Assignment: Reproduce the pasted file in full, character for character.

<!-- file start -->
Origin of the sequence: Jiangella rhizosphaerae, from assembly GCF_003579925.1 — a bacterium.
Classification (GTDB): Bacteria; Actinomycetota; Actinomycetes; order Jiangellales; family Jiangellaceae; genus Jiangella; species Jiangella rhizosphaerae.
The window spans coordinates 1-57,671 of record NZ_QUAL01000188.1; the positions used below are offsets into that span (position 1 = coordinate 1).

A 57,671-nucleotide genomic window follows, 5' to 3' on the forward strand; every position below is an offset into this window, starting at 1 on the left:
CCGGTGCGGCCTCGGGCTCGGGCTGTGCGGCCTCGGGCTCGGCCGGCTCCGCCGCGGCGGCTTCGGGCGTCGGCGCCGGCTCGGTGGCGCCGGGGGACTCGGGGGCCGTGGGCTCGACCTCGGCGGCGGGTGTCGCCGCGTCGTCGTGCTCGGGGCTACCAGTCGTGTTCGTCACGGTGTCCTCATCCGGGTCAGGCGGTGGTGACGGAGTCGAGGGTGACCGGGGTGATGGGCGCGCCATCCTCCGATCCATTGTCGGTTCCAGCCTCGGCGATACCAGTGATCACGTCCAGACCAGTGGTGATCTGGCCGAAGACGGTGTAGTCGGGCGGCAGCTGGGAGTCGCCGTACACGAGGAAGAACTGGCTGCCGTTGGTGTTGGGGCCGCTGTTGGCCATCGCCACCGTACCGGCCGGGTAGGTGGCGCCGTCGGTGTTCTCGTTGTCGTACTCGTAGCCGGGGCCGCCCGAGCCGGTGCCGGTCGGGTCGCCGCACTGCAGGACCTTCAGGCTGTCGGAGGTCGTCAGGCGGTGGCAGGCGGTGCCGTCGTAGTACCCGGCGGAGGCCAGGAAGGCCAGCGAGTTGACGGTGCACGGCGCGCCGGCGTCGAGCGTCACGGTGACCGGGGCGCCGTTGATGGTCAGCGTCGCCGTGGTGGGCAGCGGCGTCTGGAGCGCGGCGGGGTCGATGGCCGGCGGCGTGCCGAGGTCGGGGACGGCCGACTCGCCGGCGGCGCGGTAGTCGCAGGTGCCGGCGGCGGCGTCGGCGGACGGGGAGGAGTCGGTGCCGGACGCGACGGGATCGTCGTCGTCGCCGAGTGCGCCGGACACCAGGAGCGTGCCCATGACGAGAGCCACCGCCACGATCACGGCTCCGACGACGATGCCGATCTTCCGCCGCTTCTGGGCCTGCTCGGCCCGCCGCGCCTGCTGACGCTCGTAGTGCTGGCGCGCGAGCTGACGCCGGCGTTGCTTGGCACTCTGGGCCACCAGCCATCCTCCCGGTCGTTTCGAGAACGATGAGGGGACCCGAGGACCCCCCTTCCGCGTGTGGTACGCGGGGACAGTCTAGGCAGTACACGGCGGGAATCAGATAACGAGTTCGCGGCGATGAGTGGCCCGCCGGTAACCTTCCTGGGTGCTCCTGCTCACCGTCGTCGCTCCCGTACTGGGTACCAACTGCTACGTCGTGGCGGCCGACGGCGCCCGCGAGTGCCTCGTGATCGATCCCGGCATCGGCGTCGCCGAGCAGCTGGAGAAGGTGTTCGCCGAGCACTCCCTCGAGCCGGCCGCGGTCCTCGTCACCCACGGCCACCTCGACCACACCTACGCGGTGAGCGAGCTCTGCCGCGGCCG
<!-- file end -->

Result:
Origin of the sequence: Jiangella rhizosphaerae, from assembly GCF_003579925.1 — a bacterium.
Classification (GTDB): Bacteria; Actinomycetota; Actinomycetes; order Jiangellales; family Jiangellaceae; genus Jiangella; species Jiangella rhizosphaerae.
The window spans coordinates 1-57,671 of record NZ_QUAL01000188.1; the positions used below are offsets into that span (position 1 = coordinate 1).

A 57,671-nucleotide genomic window follows, 5' to 3' on the forward strand; every position below is an offset into this window, starting at 1 on the left:
CCGGTGCGGCCTCGGGCTCGGGCTGTGCGGCCTCGGGCTCGGCCGGCTCCGCCGCGGCGGCTTCGGGCGTCGGCGCCGGCTCGGTGGCGCCGGGGGACTCGGGGGCCGTGGGCTCGACCTCGGCGGCGGGTGTCGCCGCGTCGTCGTGCTCGGGGCTACCAGTCGTGTTCGTCACGGTGTCCTCATCCGGGTCAGGCGGTGGTGACGGAGTCGAGGGTGACCGGGGTGATGGGCGCGCCATCCTCCGATCCATTGTCGGTTCCAGCCTCGGCGATACCAGTGATCACGTCCAGACCAGTGGTGATCTGGCCGAAGACGGTGTAGTCGGGCGGCAGCTGGGAGTCGCCGTACACGAGGAAGAACTGGCTGCCGTTGGTGTTGGGGCCGCTGTTGGCCATCGCCACCGTACCGGCCGGGTAGGTGGCGCCGTCGGTGTTCTCGTTGTCGTACTCGTAGCCGGGGCCGCCCGAGCCGGTGCCGGTCGGGTCGCCGCACTGCAGGACCTTCAGGCTGTCGGAGGTCGTCAGGCGGTGGCAGGCGGTGCCGTCGTAGTACCCGGCGGAGGCCAGGAAGGCCAGCGAGTTGACGGTGCACGGCGCGCCGGCGTCGAGCGTCACGGTGACCGGGGCGCCGTTGATGGTCAGCGTCGCCGTGGTGGGCAGCGGCGTCTGGAGCGCGGCGGGGTCGATGGCCGGCGGCGTGCCGAGGTCGGGGACGGCCGACTCGCCGGCGGCGCGGTAGTCGCAGGTGCCGGCGGCGGCGTCGGCGGACGGGGAGGAGTCGGTGCCGGACGCGACGGGATCGTCGTCGTCGCCGAGTGCGCCGGACACCAGGAGCGTGCCCATGACGAGAGCCACCGCCACGATCACGGCTCCGACGACGATGCCGATCTTCCGCCGCTTCTGGGCCTGCTCGGCCCGCCGCGCCTGCTGACGCTCGTAGTGCTGGCGCGCGAGCTGACGCCGGCGTTGCTTGGCACTCTGGGCCACCAGCCATCCTCCCGGTCGTTTCGAGAACGATGAGGGGACCCGAGGACCCCCCTTCCGCGTGTGGTACGCGGGGACAGTCTAGGCAGTACACGGCGGGAATCAGATAACGAGTTCGCGGCGATGAGTGGCCCGCCGGTAACCTTCCTGGGTGCTCCTGCTCACCGTCGTCGCTCCCGTACTGGGTACCAACTGCTACGTCGTGGCGGCCGACGGCGCCCGCGAGTGCCTCGTGATCGATCCCGGCATCGGCGTCGCCGAGCAGCTGGAGAAGGTGTTCGCCGAGCACTCCCTCGAGCCGGCCGCGGTCCTCGTCACCCACGGCCACCTCGACCACACCTACGCGGTGAGCGAGCTCTGCCGCGGCCG